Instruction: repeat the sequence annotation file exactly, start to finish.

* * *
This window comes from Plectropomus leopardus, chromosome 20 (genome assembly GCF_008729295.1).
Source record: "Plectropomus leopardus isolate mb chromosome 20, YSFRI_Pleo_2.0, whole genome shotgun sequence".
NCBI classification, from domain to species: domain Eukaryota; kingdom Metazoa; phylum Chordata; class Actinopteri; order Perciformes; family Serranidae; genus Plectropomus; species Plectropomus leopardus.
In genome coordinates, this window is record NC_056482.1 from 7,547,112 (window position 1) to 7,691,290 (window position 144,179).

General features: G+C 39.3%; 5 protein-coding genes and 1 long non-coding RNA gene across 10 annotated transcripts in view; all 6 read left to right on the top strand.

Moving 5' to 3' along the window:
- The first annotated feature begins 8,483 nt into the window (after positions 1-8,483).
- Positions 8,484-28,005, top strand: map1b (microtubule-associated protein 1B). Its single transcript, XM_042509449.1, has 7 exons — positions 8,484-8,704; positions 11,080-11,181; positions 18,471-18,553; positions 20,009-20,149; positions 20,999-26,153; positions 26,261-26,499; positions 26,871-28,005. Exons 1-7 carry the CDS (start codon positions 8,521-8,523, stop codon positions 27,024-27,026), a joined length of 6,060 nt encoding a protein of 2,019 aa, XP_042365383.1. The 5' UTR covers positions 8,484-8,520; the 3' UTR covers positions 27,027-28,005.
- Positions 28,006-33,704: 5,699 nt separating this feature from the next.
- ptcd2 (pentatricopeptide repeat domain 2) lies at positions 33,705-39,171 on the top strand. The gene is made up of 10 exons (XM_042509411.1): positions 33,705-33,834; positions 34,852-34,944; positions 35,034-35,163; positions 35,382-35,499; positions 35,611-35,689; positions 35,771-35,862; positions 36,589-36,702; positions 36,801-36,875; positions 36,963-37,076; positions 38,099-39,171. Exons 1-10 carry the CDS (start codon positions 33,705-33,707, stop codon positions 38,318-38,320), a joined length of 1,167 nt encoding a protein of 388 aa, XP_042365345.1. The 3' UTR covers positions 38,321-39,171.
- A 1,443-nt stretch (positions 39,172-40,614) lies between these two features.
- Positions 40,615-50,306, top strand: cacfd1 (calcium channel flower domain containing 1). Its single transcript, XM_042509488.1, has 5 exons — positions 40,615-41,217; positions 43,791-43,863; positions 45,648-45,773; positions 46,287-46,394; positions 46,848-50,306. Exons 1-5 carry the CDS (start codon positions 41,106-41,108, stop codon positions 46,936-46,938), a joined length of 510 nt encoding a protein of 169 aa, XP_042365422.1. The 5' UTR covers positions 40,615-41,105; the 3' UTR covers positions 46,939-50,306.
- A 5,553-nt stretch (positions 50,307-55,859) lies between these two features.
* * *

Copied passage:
This window comes from Plectropomus leopardus, chromosome 20 (genome assembly GCF_008729295.1).
Source record: "Plectropomus leopardus isolate mb chromosome 20, YSFRI_Pleo_2.0, whole genome shotgun sequence".
NCBI classification, from domain to species: domain Eukaryota; kingdom Metazoa; phylum Chordata; class Actinopteri; order Perciformes; family Serranidae; genus Plectropomus; species Plectropomus leopardus.
In genome coordinates, this window is record NC_056482.1 from 7,547,112 (window position 1) to 7,691,290 (window position 144,179).

General features: G+C 39.3%; 5 protein-coding genes and 1 long non-coding RNA gene across 10 annotated transcripts in view; all 6 read left to right on the top strand.

Moving 5' to 3' along the window:
- The first annotated feature begins 8,483 nt into the window (after positions 1-8,483).
- Positions 8,484-28,005, top strand: map1b (microtubule-associated protein 1B). Its single transcript, XM_042509449.1, has 7 exons — positions 8,484-8,704; positions 11,080-11,181; positions 18,471-18,553; positions 20,009-20,149; positions 20,999-26,153; positions 26,261-26,499; positions 26,871-28,005. Exons 1-7 carry the CDS (start codon positions 8,521-8,523, stop codon positions 27,024-27,026), a joined length of 6,060 nt encoding a protein of 2,019 aa, XP_042365383.1. The 5' UTR covers positions 8,484-8,520; the 3' UTR covers positions 27,027-28,005.
- Positions 28,006-33,704: 5,699 nt separating this feature from the next.
- ptcd2 (pentatricopeptide repeat domain 2) lies at positions 33,705-39,171 on the top strand. The gene is made up of 10 exons (XM_042509411.1): positions 33,705-33,834; positions 34,852-34,944; positions 35,034-35,163; positions 35,382-35,499; positions 35,611-35,689; positions 35,771-35,862; positions 36,589-36,702; positions 36,801-36,875; positions 36,963-37,076; positions 38,099-39,171. Exons 1-10 carry the CDS (start codon positions 33,705-33,707, stop codon positions 38,318-38,320), a joined length of 1,167 nt encoding a protein of 388 aa, XP_042365345.1. The 3' UTR covers positions 38,321-39,171.
- A 1,443-nt stretch (positions 39,172-40,614) lies between these two features.
- Positions 40,615-50,306, top strand: cacfd1 (calcium channel flower domain containing 1). Its single transcript, XM_042509488.1, has 5 exons — positions 40,615-41,217; positions 43,791-43,863; positions 45,648-45,773; positions 46,287-46,394; positions 46,848-50,306. Exons 1-5 carry the CDS (start codon positions 41,106-41,108, stop codon positions 46,936-46,938), a joined length of 510 nt encoding a protein of 169 aa, XP_042365422.1. The 5' UTR covers positions 40,615-41,105; the 3' UTR covers positions 46,939-50,306.
- A 5,553-nt stretch (positions 50,307-55,859) lies between these two features.